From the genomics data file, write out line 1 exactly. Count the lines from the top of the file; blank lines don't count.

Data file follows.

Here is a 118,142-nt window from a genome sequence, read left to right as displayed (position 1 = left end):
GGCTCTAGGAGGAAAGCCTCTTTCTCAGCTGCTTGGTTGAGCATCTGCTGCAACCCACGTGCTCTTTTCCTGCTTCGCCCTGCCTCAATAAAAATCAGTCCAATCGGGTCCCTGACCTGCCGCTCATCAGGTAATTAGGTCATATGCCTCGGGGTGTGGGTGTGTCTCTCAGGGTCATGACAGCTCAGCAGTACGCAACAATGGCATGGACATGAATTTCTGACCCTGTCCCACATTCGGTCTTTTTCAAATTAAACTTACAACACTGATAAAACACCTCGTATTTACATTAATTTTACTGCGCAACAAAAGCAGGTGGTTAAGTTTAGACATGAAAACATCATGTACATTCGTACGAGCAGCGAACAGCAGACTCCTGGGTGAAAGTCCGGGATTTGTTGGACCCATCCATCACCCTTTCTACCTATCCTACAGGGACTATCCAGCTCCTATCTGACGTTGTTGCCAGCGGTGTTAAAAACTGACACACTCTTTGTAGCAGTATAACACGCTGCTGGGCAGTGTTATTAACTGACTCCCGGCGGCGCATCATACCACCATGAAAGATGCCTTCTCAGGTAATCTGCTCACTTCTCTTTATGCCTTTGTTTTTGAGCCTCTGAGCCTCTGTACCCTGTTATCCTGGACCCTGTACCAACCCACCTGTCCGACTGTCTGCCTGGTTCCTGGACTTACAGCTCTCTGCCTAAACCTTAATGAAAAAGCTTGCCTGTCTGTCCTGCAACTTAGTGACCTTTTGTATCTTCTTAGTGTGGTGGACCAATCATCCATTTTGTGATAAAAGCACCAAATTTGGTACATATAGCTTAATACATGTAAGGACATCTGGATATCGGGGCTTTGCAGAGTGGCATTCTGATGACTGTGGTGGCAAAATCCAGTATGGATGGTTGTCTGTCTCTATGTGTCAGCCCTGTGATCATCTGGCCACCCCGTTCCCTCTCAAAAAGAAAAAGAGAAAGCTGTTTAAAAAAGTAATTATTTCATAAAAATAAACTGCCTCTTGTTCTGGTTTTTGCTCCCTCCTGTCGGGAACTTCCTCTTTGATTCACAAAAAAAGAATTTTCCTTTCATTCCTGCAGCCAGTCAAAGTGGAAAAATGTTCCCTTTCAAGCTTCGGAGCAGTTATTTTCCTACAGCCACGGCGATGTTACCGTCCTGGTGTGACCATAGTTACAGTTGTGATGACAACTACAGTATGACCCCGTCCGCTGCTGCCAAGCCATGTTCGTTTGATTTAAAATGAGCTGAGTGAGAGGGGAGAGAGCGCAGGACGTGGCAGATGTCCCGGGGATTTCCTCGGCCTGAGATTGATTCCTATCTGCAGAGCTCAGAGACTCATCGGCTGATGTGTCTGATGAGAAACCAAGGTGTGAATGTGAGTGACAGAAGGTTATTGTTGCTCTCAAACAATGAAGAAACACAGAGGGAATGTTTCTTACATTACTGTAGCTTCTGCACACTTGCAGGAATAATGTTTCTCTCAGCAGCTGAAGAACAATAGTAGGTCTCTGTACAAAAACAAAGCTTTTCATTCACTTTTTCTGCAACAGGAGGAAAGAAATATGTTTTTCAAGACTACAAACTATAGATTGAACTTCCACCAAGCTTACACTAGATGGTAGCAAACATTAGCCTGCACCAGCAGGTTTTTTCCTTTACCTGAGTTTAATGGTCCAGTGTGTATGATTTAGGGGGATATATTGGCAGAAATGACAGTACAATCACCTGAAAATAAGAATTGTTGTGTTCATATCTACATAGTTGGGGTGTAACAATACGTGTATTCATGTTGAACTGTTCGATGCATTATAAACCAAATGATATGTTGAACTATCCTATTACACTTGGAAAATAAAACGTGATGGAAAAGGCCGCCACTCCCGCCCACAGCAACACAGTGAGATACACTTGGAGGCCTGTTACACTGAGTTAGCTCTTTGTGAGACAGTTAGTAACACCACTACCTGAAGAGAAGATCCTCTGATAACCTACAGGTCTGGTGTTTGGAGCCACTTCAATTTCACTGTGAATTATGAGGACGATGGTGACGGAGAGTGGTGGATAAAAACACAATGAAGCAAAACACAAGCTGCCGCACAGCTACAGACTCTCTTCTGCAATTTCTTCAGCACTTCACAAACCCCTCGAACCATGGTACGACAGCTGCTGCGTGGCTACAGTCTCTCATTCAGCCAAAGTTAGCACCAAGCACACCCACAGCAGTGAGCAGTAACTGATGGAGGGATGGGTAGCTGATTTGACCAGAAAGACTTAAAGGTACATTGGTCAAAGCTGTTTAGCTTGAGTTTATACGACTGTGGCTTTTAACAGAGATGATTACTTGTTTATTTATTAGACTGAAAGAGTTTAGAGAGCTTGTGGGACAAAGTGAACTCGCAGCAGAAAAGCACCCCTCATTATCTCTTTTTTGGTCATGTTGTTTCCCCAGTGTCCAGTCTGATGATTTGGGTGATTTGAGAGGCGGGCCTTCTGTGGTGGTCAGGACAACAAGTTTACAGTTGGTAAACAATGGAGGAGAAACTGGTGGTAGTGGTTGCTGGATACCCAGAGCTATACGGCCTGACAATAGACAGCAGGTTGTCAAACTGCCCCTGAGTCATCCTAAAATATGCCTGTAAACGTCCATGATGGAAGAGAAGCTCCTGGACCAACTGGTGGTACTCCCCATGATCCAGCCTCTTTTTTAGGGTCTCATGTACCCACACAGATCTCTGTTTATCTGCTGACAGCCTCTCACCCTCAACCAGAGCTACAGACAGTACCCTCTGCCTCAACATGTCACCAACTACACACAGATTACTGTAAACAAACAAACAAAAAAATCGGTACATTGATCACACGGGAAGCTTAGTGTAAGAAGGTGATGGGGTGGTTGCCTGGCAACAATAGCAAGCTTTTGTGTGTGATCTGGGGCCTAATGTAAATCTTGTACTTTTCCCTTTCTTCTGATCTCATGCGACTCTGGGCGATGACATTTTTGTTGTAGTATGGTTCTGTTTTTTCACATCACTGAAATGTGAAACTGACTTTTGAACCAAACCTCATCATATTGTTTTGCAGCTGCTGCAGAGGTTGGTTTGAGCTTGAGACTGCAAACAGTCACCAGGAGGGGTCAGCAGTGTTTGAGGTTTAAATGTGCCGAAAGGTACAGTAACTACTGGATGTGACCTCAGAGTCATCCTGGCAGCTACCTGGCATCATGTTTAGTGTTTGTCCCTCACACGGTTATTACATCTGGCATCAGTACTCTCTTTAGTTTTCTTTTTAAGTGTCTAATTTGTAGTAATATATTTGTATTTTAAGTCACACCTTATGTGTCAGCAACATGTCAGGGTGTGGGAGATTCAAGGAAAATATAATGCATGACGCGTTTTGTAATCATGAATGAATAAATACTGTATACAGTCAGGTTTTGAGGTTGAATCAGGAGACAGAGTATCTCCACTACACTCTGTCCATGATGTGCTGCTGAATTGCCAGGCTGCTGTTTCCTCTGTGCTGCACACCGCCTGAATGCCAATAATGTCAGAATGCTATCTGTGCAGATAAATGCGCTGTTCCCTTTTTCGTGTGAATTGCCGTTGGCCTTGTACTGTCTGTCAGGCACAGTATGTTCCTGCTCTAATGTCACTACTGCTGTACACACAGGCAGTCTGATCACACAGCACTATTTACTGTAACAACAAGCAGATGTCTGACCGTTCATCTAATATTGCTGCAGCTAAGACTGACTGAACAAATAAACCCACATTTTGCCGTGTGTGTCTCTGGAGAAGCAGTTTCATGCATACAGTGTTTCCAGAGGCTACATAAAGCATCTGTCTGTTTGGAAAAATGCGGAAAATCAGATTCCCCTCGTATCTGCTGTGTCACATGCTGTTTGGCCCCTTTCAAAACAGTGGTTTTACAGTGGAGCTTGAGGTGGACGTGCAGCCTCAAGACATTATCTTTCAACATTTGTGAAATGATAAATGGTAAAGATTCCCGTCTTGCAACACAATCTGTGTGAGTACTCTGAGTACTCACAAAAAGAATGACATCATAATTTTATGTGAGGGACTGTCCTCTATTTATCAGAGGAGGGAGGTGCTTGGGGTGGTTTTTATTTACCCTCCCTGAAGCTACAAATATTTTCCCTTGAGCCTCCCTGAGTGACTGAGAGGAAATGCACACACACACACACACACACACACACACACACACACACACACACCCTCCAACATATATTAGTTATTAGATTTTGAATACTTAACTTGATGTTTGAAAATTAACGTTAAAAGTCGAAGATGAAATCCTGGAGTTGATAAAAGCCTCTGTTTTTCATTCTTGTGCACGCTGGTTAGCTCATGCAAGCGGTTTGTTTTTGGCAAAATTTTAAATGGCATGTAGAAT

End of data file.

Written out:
Here is a 118,142-nt window from a genome sequence, read left to right as displayed (position 1 = left end):